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Best Practices for Setting RAID Levels on the Nexsan E-Series and BEAST Series

The Nexsan E-Series and BEAST enterprise class storage systems are capable of being configured with multiple simultaneous RAID levels. The traditional RAID levels of 0, 1, 1+0, 4, 5 and 6 are supported, as well as the Nexsan unique levels Accelerated RAID 5S and 6S where parity is stored on dedicated SSD(s) to improve random write IOP performance. Also, different drive types can be intermixed within a system. Supported drive types are 7,200 rpm and 10,000 rpm SAS hard disks and 1WPD and 3WPD TLC Solid State Disks (SSD) as well as QLC SSD for highly affordable solid state performance. These drives are also offered as SED (self-encrypting drives). This enables the storage array to be tailored to meet multiple application and budget requirements.

For example, applications where the data is constantly being read and updated such as a CRM systems, online transactional databases, and applications such as payroll and HR, the storage needs to perform well for random small block writes. Whereas for backup applications or web pages that are static nature and can be viewed but not altered, the storage system must perform well in a sequential and caching modes. A single storage system that concurrently supports multiple RAID levels and different drive types allows the investment to be maximized, as well as simplifying the management of the storage environment.

Regardless of the RAID level or drive type, all writes are cached, the write acknowledgement sent to the server and the data aggregated for efficient writing to disk. The battery-protected write cache is mirrored between the two controllers to protect the writes in the event of a controller failure. Writes are also automatically flushed to disk in event of a power failure. Read cache is used to pre-fetch data from the drives during sequential read operations to make read requests faster.

RAID Levels Explained

RAID 0

RAID level 0 provides data striping. Blocks of data from each file are spread out across multiple disk drives. This improves the speed of both read and write operations, but does not provide fault tolerance.  The advantage of using the E-Series or BEAST in RAID 0 vs a traditional JBOD device is that cache in the controllers can be utilized to improve the read and write performance. RAID 0 is ideal for temporary or scratch space and should not be used for critical data.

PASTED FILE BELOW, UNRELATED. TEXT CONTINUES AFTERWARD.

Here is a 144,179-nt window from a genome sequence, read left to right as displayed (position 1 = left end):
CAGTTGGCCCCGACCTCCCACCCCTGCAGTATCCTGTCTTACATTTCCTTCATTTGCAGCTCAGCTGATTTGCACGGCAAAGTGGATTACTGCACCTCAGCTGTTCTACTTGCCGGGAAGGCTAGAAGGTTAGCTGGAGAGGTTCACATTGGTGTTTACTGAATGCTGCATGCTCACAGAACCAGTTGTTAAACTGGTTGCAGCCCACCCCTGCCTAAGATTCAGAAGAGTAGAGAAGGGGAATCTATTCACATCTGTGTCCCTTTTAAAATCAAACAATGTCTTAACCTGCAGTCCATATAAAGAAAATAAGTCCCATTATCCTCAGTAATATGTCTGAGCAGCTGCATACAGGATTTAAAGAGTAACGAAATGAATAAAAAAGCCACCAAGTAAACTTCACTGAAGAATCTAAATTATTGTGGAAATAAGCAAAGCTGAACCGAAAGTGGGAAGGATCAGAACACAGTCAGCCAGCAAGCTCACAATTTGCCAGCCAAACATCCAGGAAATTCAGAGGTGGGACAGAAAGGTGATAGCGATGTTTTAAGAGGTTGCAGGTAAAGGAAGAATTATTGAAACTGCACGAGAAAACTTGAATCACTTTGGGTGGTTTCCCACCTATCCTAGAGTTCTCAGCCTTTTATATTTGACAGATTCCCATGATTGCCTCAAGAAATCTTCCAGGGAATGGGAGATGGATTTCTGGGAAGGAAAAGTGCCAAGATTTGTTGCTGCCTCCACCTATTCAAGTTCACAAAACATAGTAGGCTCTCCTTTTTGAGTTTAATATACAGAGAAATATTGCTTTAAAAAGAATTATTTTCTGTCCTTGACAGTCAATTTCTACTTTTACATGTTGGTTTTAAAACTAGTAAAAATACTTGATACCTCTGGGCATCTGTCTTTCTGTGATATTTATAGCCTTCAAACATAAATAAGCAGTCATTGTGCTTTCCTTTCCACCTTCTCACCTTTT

RAID 1

RAID level 1 is a 2 drive RAID group where data is written identically data to each drive. If one drive fails, the other drive still contains the data. RAID 1 provides fast read performance with fault tolerance, but write performance may be degraded as each write require two writes to complete. Data such as static web pages, data mining, operating system or data that is non alterable or minimally altered are good candidates for RAID 1.

RAID 10

RAID level 10 is a combination of RAID levels 0 and 1. Data is both striped and mirrored. RAID level 10 is used whenever an even number of drives (minimum of four) is selected for a RAID 1 array. RAID 10 is ideal for applications with transactional small random IO workloads such as database servers, as data is both mirrored and striped providing excellent redundancy and performance.

RAID 5

RAID level 5 provides data striping at the byte level and also stripe error correction information. Parity data, instead of being stored on only one disk, is distributed among all disks in the array. RAID 5 is best suited for general purpose workloads or those requiring high transactional IO such as CRM application or databases.

RAID 6

RAID level 6 provides block level data striping with parity data distributed across all disks. For additional redundancy, each block of parity data exists on two disks in the array instead of only one. Sequential applications such as video streaming, video capture and backups that are sequential in nature are ideal candidates for RAID 6.

Nexsan Accelerated RAID levels

RAID levels RAID5S and RAID 6S are similar to RAID5 and RAID 6 providing the equivalent level of parity protection but utilize SSDs for storing the parity vs striping the parity across the spinning disk drives within the RAID array. This significantly improves the random write performance of the RAID array compared to traditional disk drives.

RAID5S/RAID6S have consistent performance over time and regardless of the working data set size, as compared to caching/tiering solutions where performance may be severely impacted during data reorganization or when the high-performance buffers become full.

RAID level 5S provides the same level of protection as RAID 5 but uses a solid-state disk to store parity with all data is striped across the hard disk drives within the RAID array.

RAID level 6S provides the same level of protection as RAID 6 but uses two solid state disks to store parity and all data is striped across the hard disk drives within the RAID array.